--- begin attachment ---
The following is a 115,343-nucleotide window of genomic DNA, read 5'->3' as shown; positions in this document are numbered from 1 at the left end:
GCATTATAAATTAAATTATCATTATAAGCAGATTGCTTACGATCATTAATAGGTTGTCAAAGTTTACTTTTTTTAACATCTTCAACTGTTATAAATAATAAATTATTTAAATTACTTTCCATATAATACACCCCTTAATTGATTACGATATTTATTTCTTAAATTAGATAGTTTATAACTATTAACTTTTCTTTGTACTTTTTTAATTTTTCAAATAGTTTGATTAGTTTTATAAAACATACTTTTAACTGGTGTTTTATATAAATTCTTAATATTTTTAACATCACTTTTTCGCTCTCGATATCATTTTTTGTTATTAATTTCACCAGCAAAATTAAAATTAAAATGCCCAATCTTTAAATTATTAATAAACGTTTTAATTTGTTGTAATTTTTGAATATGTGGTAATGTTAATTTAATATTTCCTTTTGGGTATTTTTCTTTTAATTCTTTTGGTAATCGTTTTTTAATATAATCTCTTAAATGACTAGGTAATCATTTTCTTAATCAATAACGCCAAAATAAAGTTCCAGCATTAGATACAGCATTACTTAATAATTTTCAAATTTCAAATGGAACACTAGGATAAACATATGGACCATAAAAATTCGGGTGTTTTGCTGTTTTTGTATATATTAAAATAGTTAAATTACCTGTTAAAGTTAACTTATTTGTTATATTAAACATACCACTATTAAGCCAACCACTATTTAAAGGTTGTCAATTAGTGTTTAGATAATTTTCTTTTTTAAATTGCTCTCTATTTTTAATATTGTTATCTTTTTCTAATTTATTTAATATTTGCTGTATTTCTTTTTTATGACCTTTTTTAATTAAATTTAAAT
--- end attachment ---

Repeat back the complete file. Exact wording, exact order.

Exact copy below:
The following is a 115,343-nucleotide window of genomic DNA, read 5'->3' as shown; positions in this document are numbered from 1 at the left end:
GCATTATAAATTAAATTATCATTATAAGCAGATTGCTTACGATCATTAATAGGTTGTCAAAGTTTACTTTTTTTAACATCTTCAACTGTTATAAATAATAAATTATTTAAATTACTTTCCATATAATACACCCCTTAATTGATTACGATATTTATTTCTTAAATTAGATAGTTTATAACTATTAACTTTTCTTTGTACTTTTTTAATTTTTCAAATAGTTTGATTAGTTTTATAAAACATACTTTTAACTGGTGTTTTATATAAATTCTTAATATTTTTAACATCACTTTTTCGCTCTCGATATCATTTTTTGTTATTAATTTCACCAGCAAAATTAAAATTAAAATGCCCAATCTTTAAATTATTAATAAACGTTTTAATTTGTTGTAATTTTTGAATATGTGGTAATGTTAATTTAATATTTCCTTTTGGGTATTTTTCTTTTAATTCTTTTGGTAATCGTTTTTTAATATAATCTCTTAAATGACTAGGTAATCATTTTCTTAATCAATAACGCCAAAATAAAGTTCCAGCATTAGATACAGCATTACTTAATAATTTTCAAATTTCAAATGGAACACTAGGATAAACATATGGACCATAAAAATTCGGGTGTTTTGCTGTTTTTGTATATATTAAAATAGTTAAATTACCTGTTAAAGTTAACTTATTTGTTATATTAAACATACCACTATTAAGCCAACCACTATTTAAAGGTTGTCAATTAGTGTTTAGATAATTTTCTTTTTTAAATTGCTCTCTATTTTTAATATTGTTATCTTTTTCTAATTTATTTAATATTTGCTGTATTTCTTTTTTATGACCTTTTTTAATTAAATTTAAAT